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Jacqueline Rodriguez

Tucson, AZ – Jacqueline Rodriguez plays rugby for the University of Arizona and may one day be a sports physician treating athletes at the highest levels of play.

Jacqueline, now 19 and a sophomore at the University of Arizona pursuing a bachelor’s degree in Health Sciences, also plans to attend medical school, ”I’m an athlete and I did a little bit of sports medicine in high school and I really enjoyed it, so I think I would be pretty good at it.”

Jacqueline adds that a lifetime spent playing sports like basketball and rugby is fueling her passion to work in professional sports, “I started playing basketball when I was eleven and now rugby is a big part of my life. I pride myself on being self-disciplined and playing rugby is by far the most challenging thing I’ve done mentally and physically.”

Jacqueline graduated from Desert View High School in Tucson and went on to earn a scholarship from College Success Arizona, which provides up to six thousand dollars per year for educational expenses. Recipients of the scholarships are also provided with specialized mentoring services which involves a Success Adviser (mentor) working with the student throughout their college experience.

Jacqueline says the mentorship has been a huge help:

“My adviser is Matt, Matt Sotelo. He is my Dwayne Johnson, he’s the rock. We meet twice a semester and he’s very encouraging and helps keep me on track with my plans and goals.”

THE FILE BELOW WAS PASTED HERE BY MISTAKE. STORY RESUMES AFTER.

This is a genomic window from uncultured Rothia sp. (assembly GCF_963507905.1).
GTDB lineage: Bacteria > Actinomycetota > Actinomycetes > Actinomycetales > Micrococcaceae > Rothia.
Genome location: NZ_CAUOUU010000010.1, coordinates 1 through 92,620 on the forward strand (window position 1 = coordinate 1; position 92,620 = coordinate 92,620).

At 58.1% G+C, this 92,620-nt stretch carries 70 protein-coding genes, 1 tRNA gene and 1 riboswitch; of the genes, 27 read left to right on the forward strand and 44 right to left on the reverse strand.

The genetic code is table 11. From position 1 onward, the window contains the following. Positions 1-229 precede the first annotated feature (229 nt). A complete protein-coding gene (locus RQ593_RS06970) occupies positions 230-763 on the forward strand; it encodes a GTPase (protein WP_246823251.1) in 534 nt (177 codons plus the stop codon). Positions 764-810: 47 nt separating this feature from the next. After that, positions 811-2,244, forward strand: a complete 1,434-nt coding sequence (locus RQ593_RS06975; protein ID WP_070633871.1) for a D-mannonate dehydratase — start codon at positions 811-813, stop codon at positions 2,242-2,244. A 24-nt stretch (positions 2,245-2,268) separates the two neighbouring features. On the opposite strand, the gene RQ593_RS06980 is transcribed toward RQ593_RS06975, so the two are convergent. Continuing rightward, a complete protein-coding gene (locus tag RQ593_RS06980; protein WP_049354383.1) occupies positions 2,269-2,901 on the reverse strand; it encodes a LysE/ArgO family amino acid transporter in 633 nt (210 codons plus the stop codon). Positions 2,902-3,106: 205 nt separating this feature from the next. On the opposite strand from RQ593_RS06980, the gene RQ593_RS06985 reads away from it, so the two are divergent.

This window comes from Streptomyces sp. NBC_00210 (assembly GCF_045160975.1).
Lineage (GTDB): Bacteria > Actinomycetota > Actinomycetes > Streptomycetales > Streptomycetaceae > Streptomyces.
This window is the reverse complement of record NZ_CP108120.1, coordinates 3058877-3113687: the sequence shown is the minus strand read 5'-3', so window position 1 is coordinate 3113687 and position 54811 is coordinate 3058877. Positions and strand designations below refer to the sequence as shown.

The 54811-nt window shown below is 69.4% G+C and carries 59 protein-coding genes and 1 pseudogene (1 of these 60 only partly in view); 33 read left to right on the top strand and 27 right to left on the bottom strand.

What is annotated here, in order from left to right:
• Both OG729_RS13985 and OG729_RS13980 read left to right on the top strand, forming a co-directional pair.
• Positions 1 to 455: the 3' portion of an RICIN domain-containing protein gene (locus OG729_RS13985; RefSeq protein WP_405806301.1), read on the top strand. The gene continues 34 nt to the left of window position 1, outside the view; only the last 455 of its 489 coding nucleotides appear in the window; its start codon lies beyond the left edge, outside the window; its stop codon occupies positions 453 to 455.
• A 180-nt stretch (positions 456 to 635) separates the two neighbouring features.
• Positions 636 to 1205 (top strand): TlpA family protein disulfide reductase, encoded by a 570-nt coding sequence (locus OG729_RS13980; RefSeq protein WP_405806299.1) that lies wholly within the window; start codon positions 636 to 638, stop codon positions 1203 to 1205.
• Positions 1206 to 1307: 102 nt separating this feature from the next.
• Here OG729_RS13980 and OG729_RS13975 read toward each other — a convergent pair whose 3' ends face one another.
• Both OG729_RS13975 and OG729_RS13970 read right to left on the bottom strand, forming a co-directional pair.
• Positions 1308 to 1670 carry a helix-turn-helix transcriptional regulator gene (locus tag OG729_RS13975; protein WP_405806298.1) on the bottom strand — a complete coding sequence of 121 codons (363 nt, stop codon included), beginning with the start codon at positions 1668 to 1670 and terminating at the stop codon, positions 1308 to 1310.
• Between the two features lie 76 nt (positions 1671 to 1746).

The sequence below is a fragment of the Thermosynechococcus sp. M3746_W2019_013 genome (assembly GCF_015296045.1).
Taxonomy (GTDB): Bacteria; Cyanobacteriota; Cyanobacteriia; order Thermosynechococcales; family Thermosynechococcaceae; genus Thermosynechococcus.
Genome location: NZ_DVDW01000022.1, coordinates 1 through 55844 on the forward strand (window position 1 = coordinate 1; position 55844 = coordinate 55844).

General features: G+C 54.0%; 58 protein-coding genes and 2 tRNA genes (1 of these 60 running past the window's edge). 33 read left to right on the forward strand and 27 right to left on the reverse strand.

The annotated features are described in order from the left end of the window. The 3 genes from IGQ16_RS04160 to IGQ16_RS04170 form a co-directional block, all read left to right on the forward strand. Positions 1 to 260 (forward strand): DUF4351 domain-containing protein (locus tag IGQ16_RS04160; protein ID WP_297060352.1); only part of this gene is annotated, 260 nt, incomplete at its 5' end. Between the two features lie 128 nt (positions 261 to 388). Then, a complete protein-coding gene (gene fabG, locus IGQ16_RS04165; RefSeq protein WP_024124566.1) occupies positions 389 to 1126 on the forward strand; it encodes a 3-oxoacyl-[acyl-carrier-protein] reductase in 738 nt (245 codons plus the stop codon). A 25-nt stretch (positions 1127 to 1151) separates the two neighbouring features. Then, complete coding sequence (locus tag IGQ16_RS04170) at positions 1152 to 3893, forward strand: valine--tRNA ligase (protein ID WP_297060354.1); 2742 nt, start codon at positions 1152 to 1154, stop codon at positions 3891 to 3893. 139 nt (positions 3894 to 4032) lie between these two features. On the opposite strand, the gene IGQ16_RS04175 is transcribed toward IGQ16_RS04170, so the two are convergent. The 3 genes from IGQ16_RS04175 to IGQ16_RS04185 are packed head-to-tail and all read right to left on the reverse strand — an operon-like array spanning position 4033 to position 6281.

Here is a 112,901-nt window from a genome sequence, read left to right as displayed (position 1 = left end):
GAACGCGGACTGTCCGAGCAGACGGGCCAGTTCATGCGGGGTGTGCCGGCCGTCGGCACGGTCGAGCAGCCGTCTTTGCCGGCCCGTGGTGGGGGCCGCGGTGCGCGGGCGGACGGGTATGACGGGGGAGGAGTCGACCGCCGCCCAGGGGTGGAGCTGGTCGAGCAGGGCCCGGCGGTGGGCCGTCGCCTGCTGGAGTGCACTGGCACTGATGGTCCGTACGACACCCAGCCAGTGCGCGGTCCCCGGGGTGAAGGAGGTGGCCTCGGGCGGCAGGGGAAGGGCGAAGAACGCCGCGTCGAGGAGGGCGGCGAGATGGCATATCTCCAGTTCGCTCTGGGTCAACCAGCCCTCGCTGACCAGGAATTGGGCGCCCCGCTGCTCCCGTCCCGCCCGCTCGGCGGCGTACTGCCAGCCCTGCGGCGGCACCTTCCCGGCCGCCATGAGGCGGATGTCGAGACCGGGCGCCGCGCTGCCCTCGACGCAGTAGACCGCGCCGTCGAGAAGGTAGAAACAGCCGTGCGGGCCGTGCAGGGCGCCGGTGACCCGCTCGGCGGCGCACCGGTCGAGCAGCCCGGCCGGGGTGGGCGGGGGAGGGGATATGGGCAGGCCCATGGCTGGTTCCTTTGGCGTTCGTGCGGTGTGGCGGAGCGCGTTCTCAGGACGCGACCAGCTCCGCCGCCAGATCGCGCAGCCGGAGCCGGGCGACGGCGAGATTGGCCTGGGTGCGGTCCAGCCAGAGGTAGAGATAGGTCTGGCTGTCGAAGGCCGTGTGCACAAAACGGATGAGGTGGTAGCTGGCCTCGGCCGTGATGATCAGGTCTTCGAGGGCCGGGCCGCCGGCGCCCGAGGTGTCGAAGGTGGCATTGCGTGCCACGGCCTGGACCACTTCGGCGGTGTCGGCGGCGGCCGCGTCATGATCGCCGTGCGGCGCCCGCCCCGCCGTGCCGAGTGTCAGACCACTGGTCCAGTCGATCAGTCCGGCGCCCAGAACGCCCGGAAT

She adds that the scholarship has helped to limit student debt, “Oh definitely. I have not paid anything out of my own pocket, and I don’t think I will ever need to based on how much they help me.”

Jacqueline says college has helped her overcome challenges, “It helped me grow a lot. I’ve learned that sometimes you really do need to just gut it out. When you’re drowning in exams you just really have to set your mind straight and have the discipline to do it and just keep going along with it. If you can’t have a positive attitude about it, at least have a resilient one that you’ll get through it.”

Students considering their own college course may consider Jennifer’s words worth remembering, “Do the things that scare you and make you nervous. Do the things that you’re so hesitant to move forward with because those little leaps of faith – I think – are vital and invaluable. Whether you get a good experience out of it or a bad one, you’re going to learn something about yourself.”

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